It's been since 2004 since the last set of guidelines were issued. Those guidelines stimulated new research that has provided evidence for the new AAP guidelines that will appear in the March issue of Pediatrics
Certain medical conditions can be present at birth but not easily identifiable. Metabolic or inherited disorders can impede a child's normal physical and or mental development in lots of different ways. Without even knowing that they are carriers, parents can pass on the genes that produce these types of disorders. That's where genetic screening of newborns comes in. With a simple blood test doctors can tell if the newborn has a condition that may eventually cause the child problems. Some of these disorders, if treated early, can be managed.
The federal government has not set any national standards, but many states have mandatory newborn screening programs. Parents can opt out of genetic testing if they want. Parents should discuss genetic screening with their pediatrician or child's doctor so they can weigh the pros and cons.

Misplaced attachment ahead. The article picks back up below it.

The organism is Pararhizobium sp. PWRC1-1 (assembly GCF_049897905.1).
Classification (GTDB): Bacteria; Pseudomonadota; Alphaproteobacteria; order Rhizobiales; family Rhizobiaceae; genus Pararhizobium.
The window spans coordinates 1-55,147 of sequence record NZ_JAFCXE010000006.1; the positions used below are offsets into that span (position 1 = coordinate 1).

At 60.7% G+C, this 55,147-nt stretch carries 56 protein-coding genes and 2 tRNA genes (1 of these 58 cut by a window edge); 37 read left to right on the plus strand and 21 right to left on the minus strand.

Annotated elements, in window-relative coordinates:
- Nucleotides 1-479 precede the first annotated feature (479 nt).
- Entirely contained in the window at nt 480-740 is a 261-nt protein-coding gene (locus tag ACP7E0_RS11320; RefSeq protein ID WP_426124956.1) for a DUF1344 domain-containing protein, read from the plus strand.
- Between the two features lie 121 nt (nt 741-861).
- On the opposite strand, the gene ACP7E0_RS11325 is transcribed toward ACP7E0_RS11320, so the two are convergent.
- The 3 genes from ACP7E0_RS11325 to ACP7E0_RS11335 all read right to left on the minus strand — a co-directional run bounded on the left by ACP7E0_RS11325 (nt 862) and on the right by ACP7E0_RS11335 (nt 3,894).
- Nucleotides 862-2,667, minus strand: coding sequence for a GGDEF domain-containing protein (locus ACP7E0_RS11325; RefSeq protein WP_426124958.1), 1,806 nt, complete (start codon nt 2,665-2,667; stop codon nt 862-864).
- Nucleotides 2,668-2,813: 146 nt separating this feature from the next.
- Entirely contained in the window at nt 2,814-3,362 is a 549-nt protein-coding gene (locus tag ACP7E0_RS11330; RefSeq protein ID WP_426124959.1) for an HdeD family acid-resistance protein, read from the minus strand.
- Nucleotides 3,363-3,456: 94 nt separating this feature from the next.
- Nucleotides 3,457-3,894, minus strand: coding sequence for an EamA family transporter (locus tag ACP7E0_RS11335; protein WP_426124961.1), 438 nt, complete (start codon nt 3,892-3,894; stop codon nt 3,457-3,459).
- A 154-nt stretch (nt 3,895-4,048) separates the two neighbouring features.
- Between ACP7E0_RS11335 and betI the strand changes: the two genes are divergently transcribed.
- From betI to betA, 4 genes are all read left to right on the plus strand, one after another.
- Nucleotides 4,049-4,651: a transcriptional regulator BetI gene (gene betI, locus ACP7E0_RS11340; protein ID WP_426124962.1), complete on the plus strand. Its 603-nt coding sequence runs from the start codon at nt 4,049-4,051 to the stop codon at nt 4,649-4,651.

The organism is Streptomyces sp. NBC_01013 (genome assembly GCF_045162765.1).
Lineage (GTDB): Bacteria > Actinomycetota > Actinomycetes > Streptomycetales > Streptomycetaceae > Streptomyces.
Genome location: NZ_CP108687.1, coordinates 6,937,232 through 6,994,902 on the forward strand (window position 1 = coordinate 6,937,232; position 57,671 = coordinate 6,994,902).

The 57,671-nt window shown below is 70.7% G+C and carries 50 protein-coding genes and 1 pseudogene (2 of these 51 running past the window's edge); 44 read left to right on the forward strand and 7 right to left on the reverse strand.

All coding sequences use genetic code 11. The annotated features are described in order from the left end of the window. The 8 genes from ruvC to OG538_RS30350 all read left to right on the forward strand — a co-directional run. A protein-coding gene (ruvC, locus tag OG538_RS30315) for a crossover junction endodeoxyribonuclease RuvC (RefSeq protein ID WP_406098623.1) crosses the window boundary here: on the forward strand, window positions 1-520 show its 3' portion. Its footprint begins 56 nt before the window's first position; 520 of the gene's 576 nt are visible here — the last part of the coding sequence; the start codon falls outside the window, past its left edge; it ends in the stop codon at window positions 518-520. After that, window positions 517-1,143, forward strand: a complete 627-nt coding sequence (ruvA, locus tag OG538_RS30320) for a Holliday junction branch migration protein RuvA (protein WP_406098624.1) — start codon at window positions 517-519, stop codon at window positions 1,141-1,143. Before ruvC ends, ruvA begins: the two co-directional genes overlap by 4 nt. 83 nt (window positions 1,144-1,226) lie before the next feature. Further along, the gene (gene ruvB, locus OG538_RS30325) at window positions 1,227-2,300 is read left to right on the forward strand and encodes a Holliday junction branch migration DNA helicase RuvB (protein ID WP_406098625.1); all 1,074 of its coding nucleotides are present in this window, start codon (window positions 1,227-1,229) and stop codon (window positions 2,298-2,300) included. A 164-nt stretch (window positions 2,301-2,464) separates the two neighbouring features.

Many states screen for more than 30 disorders and the screenings are often covered in the delivery and hospital charges. If a parent wants expanded testing on their newborn, they may have to pay an extra cost but it may be worth it to their baby.
To help guide states and parents determine what criteria should be used for genetic screening, the American Academy of Pediatrics and the American College of Medical Genetics and Genomics just offered new guidelines.
The new guidelines say that all newborns should be tested for the genetic diseases that are included in their state's newborn screening panel, but anything beyond that is up to parents and the decision must be made in the child's best interest.
The recommendations distinguish between genetic testing for childhood onset conditions versus those for adult onset conditions.
"There is an important role for counseling before and after genetic screening," added policy author Dr. Lainie Friedman Ross, a pediatrician and ethicist at the University of Chicago. "The focus should be on education of families, counseling them and helping them make decisions
The U.S. Consumer Product Safety Commission (CPSC), in cooperation with Bexco Enterprises Inc., doing business as Million Dollar Baby of Montebello, Calif. is announcing a voluntary recall of 18,000 children's four-drawer dressers